I was writing a post today, and the post had many headers. Suddenly I was consumed by the thought of adding a nice table of contents to the page. Similar to one I had seen on other sites.

Naturally, I Googled it and found this tutorial on the Ghost blog. It's remarkably straight forward. But it took a while to make it look pretty, but I'm happy with the basic result I have now.

I'm documenting some of the things I learnt from this exercise in terms of Ghost theme customization workflow.

I like to work directly in production (I know right!). Well, the Ghost blog is not very high traffic and the risks are fairly limited so I have made a considered decision to do it.

I have a copy of the blog theme on my local machine. I avoid making any direct changes to the template, if they are not necessary. But if I do, I first upload it to the live site to test them out, before making any commits.

I have a little comment I run to zip up the package and then drag and drop the file in the upload theme section: zip -r solo-shuaib-dev.zip solo.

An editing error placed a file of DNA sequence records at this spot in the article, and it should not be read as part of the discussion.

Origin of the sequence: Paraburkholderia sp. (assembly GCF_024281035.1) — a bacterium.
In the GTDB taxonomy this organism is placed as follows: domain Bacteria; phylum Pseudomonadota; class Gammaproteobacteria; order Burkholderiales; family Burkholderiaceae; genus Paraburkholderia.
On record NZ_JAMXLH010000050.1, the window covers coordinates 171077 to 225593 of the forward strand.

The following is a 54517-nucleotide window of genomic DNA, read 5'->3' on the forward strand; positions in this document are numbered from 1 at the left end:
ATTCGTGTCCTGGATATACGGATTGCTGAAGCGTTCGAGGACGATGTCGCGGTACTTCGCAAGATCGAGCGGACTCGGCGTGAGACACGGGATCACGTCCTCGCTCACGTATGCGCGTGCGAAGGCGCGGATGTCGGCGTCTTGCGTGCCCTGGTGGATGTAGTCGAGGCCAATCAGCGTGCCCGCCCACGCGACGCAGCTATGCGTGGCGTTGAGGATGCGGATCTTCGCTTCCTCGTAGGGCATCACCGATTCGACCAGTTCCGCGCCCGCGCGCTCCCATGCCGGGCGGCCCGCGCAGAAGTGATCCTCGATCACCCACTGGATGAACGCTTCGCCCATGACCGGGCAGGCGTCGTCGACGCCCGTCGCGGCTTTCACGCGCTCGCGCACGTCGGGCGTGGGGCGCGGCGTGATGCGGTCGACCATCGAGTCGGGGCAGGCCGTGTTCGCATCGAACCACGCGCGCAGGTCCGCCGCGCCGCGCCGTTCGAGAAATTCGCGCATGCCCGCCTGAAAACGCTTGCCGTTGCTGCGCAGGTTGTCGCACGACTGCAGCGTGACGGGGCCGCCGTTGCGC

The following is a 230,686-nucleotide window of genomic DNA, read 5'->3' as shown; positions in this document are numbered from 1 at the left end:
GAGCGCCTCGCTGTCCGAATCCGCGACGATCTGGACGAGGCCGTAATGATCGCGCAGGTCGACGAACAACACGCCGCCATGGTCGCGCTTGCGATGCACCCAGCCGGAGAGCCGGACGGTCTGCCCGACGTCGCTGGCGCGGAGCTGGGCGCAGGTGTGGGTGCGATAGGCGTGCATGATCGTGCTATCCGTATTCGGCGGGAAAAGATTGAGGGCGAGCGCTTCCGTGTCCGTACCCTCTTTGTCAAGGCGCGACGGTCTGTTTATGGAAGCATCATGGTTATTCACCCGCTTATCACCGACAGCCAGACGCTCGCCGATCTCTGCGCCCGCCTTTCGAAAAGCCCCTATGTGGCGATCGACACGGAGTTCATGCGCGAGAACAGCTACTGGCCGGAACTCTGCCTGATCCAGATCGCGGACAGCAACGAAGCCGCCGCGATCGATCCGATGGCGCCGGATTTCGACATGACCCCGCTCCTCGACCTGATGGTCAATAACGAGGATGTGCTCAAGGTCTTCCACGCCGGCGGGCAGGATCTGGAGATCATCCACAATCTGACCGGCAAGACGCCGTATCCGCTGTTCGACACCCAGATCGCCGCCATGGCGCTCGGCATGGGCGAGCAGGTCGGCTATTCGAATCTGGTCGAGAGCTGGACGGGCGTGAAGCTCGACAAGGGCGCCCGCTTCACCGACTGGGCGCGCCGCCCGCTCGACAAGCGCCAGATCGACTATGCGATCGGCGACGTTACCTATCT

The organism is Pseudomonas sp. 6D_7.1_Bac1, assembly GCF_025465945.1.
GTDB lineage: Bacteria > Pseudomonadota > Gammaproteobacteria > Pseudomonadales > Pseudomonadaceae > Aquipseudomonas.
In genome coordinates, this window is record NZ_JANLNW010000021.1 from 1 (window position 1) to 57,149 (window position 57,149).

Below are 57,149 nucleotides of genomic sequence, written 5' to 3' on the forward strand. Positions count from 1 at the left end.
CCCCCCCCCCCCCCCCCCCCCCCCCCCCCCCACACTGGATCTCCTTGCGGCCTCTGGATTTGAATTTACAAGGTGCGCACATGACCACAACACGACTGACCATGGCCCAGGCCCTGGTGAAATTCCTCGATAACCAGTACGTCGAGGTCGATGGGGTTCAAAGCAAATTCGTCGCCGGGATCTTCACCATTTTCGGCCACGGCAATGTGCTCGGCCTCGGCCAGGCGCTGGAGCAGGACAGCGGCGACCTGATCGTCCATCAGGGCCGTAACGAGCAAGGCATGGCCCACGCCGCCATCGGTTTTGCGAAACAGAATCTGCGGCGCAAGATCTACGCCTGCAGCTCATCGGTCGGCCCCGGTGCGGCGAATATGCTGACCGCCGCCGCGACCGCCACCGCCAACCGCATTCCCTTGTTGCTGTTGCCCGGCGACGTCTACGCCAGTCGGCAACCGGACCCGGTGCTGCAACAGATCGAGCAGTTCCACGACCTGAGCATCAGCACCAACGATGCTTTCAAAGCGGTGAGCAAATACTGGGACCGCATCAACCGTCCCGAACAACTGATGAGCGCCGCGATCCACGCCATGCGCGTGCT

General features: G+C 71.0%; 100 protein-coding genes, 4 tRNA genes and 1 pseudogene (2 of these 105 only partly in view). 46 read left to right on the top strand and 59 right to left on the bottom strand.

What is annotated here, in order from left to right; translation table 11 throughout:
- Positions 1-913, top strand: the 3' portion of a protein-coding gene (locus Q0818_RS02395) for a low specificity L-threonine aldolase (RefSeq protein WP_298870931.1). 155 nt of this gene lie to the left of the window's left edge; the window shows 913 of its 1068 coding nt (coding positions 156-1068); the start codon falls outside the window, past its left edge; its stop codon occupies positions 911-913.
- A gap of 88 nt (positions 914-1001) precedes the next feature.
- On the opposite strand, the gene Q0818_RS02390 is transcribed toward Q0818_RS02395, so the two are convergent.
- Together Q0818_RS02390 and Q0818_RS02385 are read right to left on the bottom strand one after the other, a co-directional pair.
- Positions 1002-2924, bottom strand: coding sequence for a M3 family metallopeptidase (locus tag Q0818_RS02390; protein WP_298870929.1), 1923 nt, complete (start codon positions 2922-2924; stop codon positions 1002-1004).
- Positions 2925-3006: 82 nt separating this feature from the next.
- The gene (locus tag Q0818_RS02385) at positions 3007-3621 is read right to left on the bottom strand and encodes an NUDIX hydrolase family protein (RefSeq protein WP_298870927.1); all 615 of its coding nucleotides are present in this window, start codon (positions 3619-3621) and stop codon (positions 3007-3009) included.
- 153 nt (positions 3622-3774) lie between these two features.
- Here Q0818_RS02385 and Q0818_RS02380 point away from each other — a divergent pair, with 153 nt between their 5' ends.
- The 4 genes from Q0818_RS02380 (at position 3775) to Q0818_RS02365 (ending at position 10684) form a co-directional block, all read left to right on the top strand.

For the table of contents job, I was having trouble with styling. I use a combination of direct DOM manipulation in Chrome Dev Tools, Windy and Tailscan to make edits in the browser for any front-end work. Once, it looks good, I make it directly in themes file and upload and test it as I described earlier.

The main problem I had was styling as I mentioned. I found that the TOC library has its own CSS which was doing things I didn't like. I copied the raw contents of that file in an online CSS formatter and then pasted them in a style tag within the Code Injection page in Ghost. From then on, I made CSS changes and that section and test them out in another browser window.

Normally, I would use Tailwind CSS directly. But in this particular case, I had CSS classes defined by the author of the library already that I needed to customize. This meant I can't write Tailwind and have to write CSS. Since I was using Windy, and I don't have great CSS knowledge, I found this tool that translates Tailwind to CSS. I copied the Tailwind styles from Windy into that tool and copied the CSS back into the style tag in the code injection screen.

When I was happy with the result, I took all of that CSS and Javascript, and put it in to default.hbs template. This was because I'd like to have this functionality directly built into the template, if I every migrate the site. Having the logic for this functionality split between Code Injection page and the template would most likely confuse future me. Thankfully, I've taken the time to dump my process for future me to remeber.

Adding a Table of Contents to Ghost